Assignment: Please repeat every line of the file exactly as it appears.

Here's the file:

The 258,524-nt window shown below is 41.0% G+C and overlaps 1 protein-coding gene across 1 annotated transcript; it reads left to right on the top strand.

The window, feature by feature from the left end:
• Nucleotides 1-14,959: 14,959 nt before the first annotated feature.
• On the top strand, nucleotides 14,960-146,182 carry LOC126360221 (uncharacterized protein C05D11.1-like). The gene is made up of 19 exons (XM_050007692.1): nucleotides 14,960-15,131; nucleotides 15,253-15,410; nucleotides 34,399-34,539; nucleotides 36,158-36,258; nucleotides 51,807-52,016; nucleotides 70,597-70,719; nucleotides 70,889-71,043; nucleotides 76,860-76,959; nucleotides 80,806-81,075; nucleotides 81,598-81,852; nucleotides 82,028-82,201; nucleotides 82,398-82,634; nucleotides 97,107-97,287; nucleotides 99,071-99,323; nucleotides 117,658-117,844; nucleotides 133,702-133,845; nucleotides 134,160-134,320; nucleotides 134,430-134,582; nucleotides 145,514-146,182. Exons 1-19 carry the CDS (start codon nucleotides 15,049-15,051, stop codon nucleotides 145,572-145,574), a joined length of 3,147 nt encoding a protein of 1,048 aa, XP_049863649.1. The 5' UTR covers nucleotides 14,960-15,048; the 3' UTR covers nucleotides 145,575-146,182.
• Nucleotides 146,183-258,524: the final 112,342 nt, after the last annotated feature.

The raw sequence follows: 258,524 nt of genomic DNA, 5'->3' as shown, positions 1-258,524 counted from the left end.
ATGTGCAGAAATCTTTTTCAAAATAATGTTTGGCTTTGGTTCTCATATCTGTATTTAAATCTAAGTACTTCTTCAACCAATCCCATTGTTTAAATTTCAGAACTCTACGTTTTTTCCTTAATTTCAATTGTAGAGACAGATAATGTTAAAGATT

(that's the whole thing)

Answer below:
The 258,524-nt window shown below is 41.0% G+C and overlaps 1 protein-coding gene across 1 annotated transcript; it reads left to right on the top strand.

The window, feature by feature from the left end:
• Nucleotides 1-14,959: 14,959 nt before the first annotated feature.
• On the top strand, nucleotides 14,960-146,182 carry LOC126360221 (uncharacterized protein C05D11.1-like). The gene is made up of 19 exons (XM_050007692.1): nucleotides 14,960-15,131; nucleotides 15,253-15,410; nucleotides 34,399-34,539; nucleotides 36,158-36,258; nucleotides 51,807-52,016; nucleotides 70,597-70,719; nucleotides 70,889-71,043; nucleotides 76,860-76,959; nucleotides 80,806-81,075; nucleotides 81,598-81,852; nucleotides 82,028-82,201; nucleotides 82,398-82,634; nucleotides 97,107-97,287; nucleotides 99,071-99,323; nucleotides 117,658-117,844; nucleotides 133,702-133,845; nucleotides 134,160-134,320; nucleotides 134,430-134,582; nucleotides 145,514-146,182. Exons 1-19 carry the CDS (start codon nucleotides 15,049-15,051, stop codon nucleotides 145,572-145,574), a joined length of 3,147 nt encoding a protein of 1,048 aa, XP_049863649.1. The 5' UTR covers nucleotides 14,960-15,048; the 3' UTR covers nucleotides 145,575-146,182.
• Nucleotides 146,183-258,524: the final 112,342 nt, after the last annotated feature.

The raw sequence follows: 258,524 nt of genomic DNA, 5'->3' as shown, positions 1-258,524 counted from the left end.
ATGTGCAGAAATCTTTTTCAAAATAATGTTTGGCTTTGGTTCTCATATCTGTATTTAAATCTAAGTACTTCTTCAACCAATCCCATTGTTTAAATTTCAGAACTCTACGTTTTTTCCTTAATTTCAATTGTAGAGACAGATAATGTTAAAGATT